NGV Friday: A New Year and a New North Korea?

Nathan Smith NGV

The reclusive regime over on the Korean peninsula created what would be one of the most intriguing and dangerous stories of 2017.  With an economy and a government centered around the might of its military, North Korea terrified the United States and its allies with their threats.  Kim Jong Un was not afraid to attack President Trump, threaten the contiguous United States, and even the naval base at Guam.  The failure of past administrations was clear as North Korea was able to finally display the nuclear weapons they had acquired through the years.  The Clinton administration had originally reached a deal in 1994 to deter the regime from acquiring nuclear weapons.  The hasty agreement was quickly proven to be a mistake.  During the Bush administration, the North Koreans first tested their weapons with subsequent launches over the next few years.

The Obama administration was not willing for the regime to continue their pursuit of nuclear weapons, but the policy of “strategic patience” proved not to be the most effective.  There was not any productive dialogue during the Obama years and little visible cooperation with South Korea and Japan.  Regardless, North Korea continued their policy of “military first” as the rest of the nation suffered.  The change of leadership did not change this reality.  Kim Jong Un had taken over after his father Kim Jong Il’s death in 2011.  He, like his father, maintained his iron grip on the nation by continuing his work to preserve the military strength of North Korea.

As the United States waged their own internal war over its next president in 2016, the threats of war and destruction by the hostile North Korean regime began to increase.  During the presidential primary debates within the Republican Party, the topic of North Korea was frequently brought up.  How would each of the candidates deal with a missile launch from the rogue regime?  What was the proper military response?  As many analysts realized, the situation was far more complex than originally thought.  Any military action that was taken by the U.S. would cause a disastrous response that would severely threaten South Korea.  Even a strike to destroy all of the nuclear launch sites was risky.  Lack of credible intelligence, retaliation from the regime and general uncertainty posed a real problem for any military action.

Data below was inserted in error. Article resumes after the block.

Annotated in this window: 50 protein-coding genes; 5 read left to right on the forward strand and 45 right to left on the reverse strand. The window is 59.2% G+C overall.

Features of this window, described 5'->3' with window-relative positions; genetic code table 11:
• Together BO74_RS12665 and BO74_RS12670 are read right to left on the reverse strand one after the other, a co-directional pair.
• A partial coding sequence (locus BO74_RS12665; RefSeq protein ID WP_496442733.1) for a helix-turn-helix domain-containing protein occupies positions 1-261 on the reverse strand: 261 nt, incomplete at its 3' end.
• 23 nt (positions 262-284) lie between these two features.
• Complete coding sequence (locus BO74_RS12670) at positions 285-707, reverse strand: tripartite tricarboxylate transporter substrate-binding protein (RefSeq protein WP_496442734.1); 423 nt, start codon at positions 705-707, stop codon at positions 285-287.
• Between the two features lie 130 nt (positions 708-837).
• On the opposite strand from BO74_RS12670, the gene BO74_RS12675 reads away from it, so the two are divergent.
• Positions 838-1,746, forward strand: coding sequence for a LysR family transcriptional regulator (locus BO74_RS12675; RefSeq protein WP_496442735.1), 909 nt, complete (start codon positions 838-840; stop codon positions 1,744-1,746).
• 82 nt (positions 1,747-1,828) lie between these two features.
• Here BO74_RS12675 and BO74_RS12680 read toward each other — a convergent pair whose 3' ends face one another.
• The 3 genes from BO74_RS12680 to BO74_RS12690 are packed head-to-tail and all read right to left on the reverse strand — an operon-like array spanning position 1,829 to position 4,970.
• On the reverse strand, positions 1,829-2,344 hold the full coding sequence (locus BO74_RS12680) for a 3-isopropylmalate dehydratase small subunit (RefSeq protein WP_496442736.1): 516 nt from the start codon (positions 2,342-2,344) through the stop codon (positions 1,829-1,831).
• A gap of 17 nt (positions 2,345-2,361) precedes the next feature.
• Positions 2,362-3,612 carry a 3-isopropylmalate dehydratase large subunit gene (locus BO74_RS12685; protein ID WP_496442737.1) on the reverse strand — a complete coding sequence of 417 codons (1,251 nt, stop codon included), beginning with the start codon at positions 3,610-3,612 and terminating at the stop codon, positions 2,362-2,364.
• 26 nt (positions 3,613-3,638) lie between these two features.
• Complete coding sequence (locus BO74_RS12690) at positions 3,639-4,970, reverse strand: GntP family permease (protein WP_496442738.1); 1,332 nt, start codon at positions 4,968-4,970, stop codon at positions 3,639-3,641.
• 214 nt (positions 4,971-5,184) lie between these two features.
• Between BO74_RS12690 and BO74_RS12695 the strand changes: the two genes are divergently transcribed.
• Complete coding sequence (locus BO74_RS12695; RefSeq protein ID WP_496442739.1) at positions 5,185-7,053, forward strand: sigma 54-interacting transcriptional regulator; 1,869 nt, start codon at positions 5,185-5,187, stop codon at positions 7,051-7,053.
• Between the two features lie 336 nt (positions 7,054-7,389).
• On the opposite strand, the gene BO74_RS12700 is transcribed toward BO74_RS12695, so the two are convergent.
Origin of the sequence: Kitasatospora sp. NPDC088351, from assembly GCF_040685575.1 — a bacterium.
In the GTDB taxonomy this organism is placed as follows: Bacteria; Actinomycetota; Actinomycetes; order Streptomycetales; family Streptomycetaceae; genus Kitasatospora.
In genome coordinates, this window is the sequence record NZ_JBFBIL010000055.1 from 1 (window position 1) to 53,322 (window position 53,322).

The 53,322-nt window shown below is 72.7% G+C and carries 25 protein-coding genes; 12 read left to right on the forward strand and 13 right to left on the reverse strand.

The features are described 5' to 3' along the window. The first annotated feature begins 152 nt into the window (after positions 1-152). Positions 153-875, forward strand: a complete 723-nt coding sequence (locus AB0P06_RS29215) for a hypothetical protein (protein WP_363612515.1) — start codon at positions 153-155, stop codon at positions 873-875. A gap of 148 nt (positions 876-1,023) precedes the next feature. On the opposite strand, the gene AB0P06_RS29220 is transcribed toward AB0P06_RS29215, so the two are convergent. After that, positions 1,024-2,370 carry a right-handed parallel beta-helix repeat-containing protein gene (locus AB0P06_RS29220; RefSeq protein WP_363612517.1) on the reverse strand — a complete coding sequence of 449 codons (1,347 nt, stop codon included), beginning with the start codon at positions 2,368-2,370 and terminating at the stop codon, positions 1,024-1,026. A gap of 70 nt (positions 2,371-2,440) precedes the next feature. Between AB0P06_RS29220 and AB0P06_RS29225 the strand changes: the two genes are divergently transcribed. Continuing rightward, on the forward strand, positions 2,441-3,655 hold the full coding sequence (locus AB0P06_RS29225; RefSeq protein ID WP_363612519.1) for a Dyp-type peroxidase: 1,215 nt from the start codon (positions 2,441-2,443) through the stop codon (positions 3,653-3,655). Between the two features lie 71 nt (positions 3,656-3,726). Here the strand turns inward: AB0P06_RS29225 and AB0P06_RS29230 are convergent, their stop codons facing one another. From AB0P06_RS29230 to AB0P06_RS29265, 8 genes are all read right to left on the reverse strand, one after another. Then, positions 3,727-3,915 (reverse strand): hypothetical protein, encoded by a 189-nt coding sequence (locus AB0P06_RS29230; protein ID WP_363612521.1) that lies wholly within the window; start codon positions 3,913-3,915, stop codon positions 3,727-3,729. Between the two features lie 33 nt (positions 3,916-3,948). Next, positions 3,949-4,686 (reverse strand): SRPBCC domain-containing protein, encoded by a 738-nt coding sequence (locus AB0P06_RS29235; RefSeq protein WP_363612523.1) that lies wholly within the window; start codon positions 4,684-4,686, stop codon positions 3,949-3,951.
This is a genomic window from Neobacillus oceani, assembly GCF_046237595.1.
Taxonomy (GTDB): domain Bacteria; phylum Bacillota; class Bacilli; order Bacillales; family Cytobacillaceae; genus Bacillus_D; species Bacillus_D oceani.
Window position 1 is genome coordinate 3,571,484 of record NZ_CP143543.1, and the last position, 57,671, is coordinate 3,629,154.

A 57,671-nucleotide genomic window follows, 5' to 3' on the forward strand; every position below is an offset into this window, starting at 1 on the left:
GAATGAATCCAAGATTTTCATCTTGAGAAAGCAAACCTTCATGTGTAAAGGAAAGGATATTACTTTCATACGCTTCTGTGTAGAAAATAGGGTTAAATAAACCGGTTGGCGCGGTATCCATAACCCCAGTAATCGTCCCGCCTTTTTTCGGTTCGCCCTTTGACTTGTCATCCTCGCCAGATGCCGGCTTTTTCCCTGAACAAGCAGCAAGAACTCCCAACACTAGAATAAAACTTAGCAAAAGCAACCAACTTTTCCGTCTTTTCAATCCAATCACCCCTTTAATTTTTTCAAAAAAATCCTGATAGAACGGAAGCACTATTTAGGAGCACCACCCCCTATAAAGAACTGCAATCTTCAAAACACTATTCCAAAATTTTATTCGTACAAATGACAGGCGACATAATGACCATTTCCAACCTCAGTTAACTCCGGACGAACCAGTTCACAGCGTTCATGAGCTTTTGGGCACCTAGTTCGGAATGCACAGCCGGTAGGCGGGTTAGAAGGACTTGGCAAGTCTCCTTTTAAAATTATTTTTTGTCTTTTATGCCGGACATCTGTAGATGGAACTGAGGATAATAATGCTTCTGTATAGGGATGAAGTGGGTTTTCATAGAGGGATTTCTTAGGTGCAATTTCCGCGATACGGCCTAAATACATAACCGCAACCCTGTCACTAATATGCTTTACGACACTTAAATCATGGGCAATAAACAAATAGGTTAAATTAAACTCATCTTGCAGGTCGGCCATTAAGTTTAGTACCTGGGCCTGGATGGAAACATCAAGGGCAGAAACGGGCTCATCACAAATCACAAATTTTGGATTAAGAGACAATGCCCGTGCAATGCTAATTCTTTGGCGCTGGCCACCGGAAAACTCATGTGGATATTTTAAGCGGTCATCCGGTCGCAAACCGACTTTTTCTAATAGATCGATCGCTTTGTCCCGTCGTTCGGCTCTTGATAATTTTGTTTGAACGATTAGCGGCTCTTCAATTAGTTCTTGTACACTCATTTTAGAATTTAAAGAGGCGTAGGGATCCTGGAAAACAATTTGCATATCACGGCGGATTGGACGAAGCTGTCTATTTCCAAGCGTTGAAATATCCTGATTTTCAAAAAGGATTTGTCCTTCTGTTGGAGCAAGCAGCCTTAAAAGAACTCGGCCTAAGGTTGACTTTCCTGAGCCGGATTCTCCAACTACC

The U.S. presidential election eventually took place and Donald Trump was left with quite a challenge from the rogue regime.  However, unlike his predecessors, instead of waiting and relying on diplomacy, the new president focused on engaging with the dictator on social media, threatening to destroy the nation, and pressuring China to act.  This was a completely new approach, but it did not guarantee success either.  Many politicians and media figures thought that provoking the regime would be dangerous to national security.  Thus far, it has not triggered a catastrophic response from the dictator, but has kept the fighting on social media and not with nuclear missiles.

With the ushering in of the new year, Kim Jong Un seems to have lessened his posture.  After spending the past year being under the international spotlight for the wrong reasons, North Korea might be finally deciding to reform its approach.  Although they most likely want to be respected by the world, the regime may have realized that its threatening posture was not producing the desired results.  Similar to India, Pakistan, and Israel, North Korea claimed that the reason for possessing nuclear weapons was to ward off any country (especially those from dominant figures such as the U.S. and China) that they felt threatened their national security.  Thus, giving up their arsenal to an organization sent by the United Nations or having them destroyed by the United States was not a viable option.

Ironically, the Winter Olympics are being held in South Korea this year.  As the competition approaches, the regime has been leaning towards dialogue with the U.S. and its allies.  The Trump administration and the South Korean leadership have been cautious with this new development.  They cannot afford the major consequence of being tricked into a situation in which Kim Jong Un has the upper hand.  It should be the mission of the U.S. and its allies to find out what the regime is seeking during this “thawing of relations” period.  The powerful Chinese government, however, has refused to take any action that disrupts the North Korean government.  The only encouraging sign was their recent vote in favor of strong economic sanctions on North Korea in the United Nations Security Council resolution on the matter.  Despite the challenges, the U.S. should continue their diplomatic dialogue with China with the hope that they will eventually use their influence on North Korea to lessen the threat level.

As with any complex international affairs crisis, avoiding war should always be the most important focus.  However, strong diplomacy should always backed by a powerful military (as Reagan did).  With the Trump administration, any diplomatic action that the U.S. takes will come with the promise of a strong military response if a reached agreement is not carried out.  This turn of events could be promising in that war could be avoided, but it will take time for U.S. to acknowledge a regime that starves and tortures its own people in the pursuit of military dominance.


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